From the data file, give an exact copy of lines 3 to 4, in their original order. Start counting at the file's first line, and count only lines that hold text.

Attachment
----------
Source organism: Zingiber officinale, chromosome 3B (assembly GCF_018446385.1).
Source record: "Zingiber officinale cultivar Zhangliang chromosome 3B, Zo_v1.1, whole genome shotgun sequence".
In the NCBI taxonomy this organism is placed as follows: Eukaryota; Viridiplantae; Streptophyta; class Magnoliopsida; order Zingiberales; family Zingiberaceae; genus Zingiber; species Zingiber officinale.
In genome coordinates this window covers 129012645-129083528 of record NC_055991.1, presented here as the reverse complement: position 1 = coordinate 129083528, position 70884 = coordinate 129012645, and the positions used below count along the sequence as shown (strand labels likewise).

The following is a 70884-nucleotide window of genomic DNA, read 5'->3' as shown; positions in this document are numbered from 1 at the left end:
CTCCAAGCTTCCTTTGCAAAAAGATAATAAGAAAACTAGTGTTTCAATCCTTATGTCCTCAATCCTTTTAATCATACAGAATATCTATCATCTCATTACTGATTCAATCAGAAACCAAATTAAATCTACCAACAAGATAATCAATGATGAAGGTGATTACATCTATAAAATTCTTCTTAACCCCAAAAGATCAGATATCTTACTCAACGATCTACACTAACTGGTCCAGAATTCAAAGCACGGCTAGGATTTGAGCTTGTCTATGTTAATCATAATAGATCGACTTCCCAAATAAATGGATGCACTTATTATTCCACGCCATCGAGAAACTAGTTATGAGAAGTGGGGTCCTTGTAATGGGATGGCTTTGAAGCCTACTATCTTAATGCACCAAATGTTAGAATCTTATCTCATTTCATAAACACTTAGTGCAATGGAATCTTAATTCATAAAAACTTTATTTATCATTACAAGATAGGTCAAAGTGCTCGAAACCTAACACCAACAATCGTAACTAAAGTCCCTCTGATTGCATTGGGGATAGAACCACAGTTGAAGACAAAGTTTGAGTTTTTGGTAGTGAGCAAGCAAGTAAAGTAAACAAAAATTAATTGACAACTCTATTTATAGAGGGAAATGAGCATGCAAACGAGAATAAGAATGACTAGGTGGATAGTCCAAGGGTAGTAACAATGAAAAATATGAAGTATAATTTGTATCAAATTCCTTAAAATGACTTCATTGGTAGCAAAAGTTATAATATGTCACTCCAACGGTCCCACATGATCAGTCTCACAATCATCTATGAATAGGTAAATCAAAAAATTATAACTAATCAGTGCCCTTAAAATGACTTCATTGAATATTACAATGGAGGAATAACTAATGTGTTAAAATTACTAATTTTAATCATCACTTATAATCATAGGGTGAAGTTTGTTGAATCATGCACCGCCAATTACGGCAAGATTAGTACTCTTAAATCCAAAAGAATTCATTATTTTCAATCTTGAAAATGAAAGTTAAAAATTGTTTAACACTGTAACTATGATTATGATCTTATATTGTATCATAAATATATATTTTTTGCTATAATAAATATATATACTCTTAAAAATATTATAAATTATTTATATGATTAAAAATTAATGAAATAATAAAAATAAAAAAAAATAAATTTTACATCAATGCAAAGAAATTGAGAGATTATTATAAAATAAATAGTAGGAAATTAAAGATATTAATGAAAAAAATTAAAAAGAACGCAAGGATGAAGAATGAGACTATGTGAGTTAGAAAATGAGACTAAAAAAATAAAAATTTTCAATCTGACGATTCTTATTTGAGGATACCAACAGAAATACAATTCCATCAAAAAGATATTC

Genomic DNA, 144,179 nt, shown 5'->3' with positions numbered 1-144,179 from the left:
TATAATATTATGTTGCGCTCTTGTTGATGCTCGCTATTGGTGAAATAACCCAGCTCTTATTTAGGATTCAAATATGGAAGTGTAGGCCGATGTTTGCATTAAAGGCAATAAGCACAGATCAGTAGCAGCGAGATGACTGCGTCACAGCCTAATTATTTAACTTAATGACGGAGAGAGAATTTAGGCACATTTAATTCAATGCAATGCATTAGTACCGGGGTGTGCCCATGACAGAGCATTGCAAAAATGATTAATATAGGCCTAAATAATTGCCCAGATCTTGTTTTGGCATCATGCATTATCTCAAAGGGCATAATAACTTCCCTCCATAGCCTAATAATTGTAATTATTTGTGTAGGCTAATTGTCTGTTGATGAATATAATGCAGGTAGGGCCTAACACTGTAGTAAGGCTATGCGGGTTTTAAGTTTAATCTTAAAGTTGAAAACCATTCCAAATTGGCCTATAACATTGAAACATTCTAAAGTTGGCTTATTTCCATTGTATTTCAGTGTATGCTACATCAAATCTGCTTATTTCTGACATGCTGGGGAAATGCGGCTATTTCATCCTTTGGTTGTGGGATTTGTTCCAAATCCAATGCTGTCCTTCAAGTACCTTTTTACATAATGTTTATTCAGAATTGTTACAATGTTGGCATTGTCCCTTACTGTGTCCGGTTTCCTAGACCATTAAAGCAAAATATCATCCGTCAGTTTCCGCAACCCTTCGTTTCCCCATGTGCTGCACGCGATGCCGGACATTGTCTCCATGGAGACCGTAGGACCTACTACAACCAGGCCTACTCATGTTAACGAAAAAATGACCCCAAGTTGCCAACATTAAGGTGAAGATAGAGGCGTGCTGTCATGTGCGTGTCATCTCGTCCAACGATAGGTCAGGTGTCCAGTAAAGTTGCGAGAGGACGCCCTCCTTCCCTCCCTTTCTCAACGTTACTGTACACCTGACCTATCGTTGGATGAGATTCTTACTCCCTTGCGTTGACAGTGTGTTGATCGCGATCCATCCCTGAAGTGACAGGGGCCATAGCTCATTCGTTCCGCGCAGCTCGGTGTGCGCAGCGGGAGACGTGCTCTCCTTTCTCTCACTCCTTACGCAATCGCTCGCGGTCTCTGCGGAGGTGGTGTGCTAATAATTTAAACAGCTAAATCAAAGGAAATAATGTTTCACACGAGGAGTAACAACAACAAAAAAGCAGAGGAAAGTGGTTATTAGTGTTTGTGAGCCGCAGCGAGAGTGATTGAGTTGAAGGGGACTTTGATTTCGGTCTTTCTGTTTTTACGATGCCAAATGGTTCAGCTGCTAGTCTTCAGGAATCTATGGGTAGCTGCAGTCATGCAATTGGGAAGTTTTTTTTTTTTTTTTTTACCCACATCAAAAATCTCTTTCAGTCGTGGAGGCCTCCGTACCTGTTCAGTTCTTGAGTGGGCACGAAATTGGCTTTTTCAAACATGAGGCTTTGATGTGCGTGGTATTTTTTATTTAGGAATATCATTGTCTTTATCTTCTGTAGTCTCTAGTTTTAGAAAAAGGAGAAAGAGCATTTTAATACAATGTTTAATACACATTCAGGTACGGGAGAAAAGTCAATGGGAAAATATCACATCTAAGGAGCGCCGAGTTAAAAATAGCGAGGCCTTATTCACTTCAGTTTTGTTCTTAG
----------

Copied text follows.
In the NCBI taxonomy this organism is placed as follows: Eukaryota; Viridiplantae; Streptophyta; class Magnoliopsida; order Zingiberales; family Zingiberaceae; genus Zingiber; species Zingiber officinale.
In genome coordinates this window covers 129012645-129083528 of record NC_055991.1, presented here as the reverse complement: position 1 = coordinate 129083528, position 70884 = coordinate 129012645, and the positions used below count along the sequence as shown (strand labels likewise).